From the Editor: Too Many Conferences
I JUST got back from Print 09 in Chicago. The highlight for me was a breakfast round table discussion that I moderated, which drew more than 50 in-plant managers. The next day, the In-Plant Printing and Mailing Association hosted a similar meeting, with about the same number of attendees. In all, Print 09 was a pretty good deal for in-plants: free food, fellowship and insight, plus a chance to gawk at the latest technological advances. And just think, this was only the first of four in-plant gatherings this fall.
Therein lies the problem.
For years there has been a glut of annual in-plant conferences. Not counting trade show round tables, there are no less than six separate conferences each year: ACUP, IPMA, NGPA, Big Ten, SUPDMC and TACUP*. Each has its history and its loyal fan base. And despite some overlap, each group has more or less competed against the others.
This finally came to a head this month when three of these groups set their conference dates within weeks of one another. Each has struggled to pull in attendees, but travel restrictions have thwarted them. Usually there’s even a fourth fall conference, the Big Ten, but it seems to have vanished without a sound this year.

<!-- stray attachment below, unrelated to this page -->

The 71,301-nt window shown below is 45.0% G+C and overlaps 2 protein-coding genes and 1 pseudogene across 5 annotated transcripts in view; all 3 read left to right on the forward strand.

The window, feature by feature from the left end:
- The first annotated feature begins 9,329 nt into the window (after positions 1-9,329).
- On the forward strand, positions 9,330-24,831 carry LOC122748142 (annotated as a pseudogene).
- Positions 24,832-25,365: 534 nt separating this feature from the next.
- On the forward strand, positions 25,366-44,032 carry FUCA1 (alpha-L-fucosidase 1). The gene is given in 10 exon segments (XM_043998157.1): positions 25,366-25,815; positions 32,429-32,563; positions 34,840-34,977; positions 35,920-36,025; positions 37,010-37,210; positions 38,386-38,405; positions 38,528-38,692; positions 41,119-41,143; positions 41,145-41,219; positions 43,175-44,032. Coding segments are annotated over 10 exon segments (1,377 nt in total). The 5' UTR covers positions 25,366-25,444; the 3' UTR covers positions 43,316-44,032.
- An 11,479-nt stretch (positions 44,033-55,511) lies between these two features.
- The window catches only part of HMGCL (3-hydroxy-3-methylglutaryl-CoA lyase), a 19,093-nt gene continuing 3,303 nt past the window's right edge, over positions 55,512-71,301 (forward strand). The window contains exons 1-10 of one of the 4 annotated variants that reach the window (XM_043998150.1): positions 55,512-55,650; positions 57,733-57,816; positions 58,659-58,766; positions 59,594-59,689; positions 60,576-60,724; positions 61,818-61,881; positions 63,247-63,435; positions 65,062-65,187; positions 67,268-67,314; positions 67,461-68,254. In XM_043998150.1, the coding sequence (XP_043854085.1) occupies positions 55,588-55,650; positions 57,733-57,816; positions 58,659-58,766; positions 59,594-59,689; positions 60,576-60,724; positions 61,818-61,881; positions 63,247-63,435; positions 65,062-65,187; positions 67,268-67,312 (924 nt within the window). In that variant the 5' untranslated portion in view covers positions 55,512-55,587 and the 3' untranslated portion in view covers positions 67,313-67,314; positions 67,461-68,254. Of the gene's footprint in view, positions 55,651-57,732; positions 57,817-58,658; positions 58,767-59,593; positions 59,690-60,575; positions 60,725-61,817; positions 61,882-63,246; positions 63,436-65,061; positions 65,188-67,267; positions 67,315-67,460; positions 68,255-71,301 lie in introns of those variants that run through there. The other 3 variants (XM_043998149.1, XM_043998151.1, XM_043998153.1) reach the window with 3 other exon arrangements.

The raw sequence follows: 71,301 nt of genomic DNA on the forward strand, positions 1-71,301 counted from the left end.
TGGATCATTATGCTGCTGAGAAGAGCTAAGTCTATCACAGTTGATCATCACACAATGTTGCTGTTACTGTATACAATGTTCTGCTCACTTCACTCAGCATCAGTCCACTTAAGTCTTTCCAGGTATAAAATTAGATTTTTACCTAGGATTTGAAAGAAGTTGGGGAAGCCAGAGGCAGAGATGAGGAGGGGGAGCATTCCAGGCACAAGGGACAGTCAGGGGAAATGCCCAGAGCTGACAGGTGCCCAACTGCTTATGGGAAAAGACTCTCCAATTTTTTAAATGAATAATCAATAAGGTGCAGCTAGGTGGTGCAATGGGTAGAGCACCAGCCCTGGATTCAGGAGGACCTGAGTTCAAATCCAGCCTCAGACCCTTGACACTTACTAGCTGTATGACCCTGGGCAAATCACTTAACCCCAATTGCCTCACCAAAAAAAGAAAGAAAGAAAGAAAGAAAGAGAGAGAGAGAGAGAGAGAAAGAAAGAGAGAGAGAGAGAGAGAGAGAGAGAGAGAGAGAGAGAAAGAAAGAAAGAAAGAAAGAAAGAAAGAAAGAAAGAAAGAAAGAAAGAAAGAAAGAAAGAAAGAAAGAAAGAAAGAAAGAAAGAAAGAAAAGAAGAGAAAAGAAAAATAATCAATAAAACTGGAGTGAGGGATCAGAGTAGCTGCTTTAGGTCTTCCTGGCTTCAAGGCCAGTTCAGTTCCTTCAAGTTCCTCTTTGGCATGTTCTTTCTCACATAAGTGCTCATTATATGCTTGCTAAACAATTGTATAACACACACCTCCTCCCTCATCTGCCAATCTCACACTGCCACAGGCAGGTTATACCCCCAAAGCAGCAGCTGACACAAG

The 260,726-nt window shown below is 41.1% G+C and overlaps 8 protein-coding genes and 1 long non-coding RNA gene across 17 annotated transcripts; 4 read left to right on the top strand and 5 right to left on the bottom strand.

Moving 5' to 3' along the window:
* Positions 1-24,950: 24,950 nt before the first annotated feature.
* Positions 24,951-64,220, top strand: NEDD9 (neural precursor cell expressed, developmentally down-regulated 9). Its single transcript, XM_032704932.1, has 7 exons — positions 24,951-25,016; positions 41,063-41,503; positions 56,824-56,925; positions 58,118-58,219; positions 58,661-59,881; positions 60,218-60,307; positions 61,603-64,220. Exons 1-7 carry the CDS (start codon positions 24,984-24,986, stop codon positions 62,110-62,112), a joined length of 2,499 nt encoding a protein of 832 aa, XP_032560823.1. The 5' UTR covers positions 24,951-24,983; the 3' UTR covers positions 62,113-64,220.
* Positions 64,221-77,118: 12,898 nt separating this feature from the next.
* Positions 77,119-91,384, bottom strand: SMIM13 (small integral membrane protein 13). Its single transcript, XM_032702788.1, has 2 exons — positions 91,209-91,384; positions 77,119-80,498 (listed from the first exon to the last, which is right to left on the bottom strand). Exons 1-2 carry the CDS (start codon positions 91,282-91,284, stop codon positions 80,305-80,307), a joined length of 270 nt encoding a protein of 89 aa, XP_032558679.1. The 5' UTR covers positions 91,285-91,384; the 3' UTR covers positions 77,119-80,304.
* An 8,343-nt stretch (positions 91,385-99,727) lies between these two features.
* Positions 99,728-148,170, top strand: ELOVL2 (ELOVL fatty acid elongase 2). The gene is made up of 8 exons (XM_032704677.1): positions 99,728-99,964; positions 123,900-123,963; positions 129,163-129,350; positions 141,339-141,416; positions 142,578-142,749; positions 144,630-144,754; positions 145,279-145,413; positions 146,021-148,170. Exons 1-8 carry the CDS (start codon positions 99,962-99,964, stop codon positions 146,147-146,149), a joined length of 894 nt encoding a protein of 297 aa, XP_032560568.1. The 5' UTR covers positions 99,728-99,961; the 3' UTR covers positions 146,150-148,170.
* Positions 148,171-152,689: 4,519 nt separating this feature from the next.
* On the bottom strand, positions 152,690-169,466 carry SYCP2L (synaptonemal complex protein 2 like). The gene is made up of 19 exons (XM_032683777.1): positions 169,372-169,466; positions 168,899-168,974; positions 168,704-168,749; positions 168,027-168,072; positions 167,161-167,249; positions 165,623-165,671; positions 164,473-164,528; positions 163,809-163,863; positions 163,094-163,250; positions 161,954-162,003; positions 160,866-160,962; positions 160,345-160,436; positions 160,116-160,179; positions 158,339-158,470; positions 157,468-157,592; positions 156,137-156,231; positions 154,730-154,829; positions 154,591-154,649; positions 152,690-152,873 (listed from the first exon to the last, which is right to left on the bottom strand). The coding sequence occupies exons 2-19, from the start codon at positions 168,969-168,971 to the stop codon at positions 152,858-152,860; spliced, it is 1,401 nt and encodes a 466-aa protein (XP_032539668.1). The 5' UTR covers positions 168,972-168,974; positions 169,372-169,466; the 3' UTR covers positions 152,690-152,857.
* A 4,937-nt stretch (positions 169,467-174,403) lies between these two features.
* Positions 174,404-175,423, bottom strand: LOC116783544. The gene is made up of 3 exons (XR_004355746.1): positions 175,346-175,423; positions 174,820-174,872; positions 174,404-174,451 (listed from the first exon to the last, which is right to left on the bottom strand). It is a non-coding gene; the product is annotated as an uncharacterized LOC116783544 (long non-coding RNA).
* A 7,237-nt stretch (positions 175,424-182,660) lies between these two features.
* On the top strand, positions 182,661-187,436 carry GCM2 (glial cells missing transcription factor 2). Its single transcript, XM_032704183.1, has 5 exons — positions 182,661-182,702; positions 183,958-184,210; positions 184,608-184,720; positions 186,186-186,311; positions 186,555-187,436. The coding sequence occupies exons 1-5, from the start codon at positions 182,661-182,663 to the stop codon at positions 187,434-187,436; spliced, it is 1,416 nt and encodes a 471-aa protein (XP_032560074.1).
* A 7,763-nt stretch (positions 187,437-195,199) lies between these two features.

Having so many in-plant conferences was great back when the money was flowing and managers could go to several events a year. But these days, one can’t help but wonder if the time has come to choose between consolidation or death.
Mergers have worked in the past. Just last year, SUPDMC and TACUP joined forces for a successful conference. At the same time, though, IPMA’s proposal to absorb and manage NGPA was voted down by loyal members last year at one of the association’s most packed conferences in years; this year, with travel bans in force, only a couple dozen have registered for NGPA’s New Orleans conference.